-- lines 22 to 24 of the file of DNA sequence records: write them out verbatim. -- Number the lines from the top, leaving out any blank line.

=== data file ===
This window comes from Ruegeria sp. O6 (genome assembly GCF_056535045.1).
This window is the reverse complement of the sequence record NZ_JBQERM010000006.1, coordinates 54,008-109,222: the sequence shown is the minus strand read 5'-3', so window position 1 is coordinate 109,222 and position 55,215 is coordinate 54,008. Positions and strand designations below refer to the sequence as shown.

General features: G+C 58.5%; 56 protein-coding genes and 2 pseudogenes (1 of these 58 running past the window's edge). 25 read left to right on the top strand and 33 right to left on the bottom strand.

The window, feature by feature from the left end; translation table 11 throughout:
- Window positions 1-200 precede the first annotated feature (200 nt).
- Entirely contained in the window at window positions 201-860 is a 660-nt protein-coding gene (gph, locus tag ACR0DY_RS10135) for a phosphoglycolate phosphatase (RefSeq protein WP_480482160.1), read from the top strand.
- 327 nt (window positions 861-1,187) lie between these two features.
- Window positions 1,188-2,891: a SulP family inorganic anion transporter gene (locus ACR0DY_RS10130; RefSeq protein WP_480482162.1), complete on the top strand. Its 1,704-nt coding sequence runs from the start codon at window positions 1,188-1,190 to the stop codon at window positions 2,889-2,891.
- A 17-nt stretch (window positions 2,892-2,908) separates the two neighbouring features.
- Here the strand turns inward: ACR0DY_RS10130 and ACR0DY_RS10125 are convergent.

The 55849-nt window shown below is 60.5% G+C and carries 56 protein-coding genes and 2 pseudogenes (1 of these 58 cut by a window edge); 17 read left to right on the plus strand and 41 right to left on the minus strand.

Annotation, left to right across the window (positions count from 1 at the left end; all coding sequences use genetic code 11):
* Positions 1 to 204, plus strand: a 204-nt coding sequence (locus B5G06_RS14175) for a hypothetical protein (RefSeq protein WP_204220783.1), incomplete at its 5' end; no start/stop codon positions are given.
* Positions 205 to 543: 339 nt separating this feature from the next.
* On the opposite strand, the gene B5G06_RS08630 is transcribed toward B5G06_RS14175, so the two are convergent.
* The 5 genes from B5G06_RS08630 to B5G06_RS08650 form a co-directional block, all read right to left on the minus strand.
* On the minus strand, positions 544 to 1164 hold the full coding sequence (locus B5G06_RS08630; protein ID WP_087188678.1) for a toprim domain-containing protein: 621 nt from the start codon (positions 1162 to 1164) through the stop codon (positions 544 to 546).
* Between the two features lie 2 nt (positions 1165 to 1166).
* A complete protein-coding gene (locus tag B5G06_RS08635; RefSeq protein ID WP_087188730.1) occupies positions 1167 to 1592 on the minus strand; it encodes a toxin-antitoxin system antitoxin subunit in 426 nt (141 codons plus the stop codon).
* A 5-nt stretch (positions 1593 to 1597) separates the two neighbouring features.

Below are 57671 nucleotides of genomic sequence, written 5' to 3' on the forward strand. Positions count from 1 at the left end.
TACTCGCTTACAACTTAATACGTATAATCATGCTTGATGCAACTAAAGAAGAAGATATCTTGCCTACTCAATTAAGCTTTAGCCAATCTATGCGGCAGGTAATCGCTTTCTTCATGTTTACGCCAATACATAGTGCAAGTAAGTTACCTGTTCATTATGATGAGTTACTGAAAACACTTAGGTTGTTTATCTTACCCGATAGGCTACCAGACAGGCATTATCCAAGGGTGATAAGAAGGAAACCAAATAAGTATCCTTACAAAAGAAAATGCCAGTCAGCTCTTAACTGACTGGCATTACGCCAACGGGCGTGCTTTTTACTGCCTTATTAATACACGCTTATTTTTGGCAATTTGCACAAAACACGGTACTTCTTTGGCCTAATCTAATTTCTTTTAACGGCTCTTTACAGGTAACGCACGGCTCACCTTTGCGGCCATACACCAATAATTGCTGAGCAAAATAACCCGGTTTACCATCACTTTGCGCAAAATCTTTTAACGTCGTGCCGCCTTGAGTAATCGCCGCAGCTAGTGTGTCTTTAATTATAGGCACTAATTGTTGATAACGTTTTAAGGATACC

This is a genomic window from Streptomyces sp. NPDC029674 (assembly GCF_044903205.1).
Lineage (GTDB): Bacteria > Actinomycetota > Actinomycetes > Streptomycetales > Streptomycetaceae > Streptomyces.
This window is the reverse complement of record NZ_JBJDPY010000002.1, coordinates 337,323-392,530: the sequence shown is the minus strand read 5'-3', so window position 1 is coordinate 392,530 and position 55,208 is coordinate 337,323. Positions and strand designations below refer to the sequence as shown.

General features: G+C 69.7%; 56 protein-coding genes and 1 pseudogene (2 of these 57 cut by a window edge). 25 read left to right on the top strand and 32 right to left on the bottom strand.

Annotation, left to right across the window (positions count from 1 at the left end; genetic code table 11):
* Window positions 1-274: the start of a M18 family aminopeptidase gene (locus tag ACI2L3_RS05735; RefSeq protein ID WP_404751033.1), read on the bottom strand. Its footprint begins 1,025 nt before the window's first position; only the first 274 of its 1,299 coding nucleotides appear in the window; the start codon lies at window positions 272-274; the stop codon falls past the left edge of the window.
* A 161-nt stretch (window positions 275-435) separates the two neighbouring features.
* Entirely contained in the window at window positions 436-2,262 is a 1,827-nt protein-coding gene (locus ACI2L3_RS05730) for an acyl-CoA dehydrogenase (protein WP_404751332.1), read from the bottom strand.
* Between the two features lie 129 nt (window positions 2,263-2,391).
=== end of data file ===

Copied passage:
TACTCGCTTACAACTTAATACGTATAATCATGCTTGATGCAACTAAAGAAGAAGATATCTTGCCTACTCAATTAAGCTTTAGCCAATCTATGCGGCAGGTAATCGCTTTCTTCATGTTTACGCCAATACATAGTGCAAGTAAGTTACCTGTTCATTATGATGAGTTACTGAAAACACTTAGGTTGTTTATCTTACCCGATAGGCTACCAGACAGGCATTATCCAAGGGTGATAAGAAGGAAACCAAATAAGTATCCTTACAAAAGAAAATGCCAGTCAGCTCTTAACTGACTGGCATTACGCCAACGGGCGTGCTTTTTACTGCCTTATTAATACACGCTTATTTTTGGCAATTTGCACAAAACACGGTACTTCTTTGGCCTAATCTAATTTCTTTTAACGGCTCTTTACAGGTAACGCACGGCTCACCTTTGCGGCCATACACCAATAATTGCTGAGCAAAATAACCCGGTTTACCATCACTTTGCGCAAAATCTTTTAACGTCGTGCCGCCTTGAGTAATCGCCGCAGCTAGTGTGTCTTTAATTATAGGCACTAATTGTTGATAACGTTTTAAGGATACC

This is a genomic window from Streptomyces sp. NPDC029674 (assembly GCF_044903205.1).
Lineage (GTDB): Bacteria > Actinomycetota > Actinomycetes > Streptomycetales > Streptomycetaceae > Streptomyces.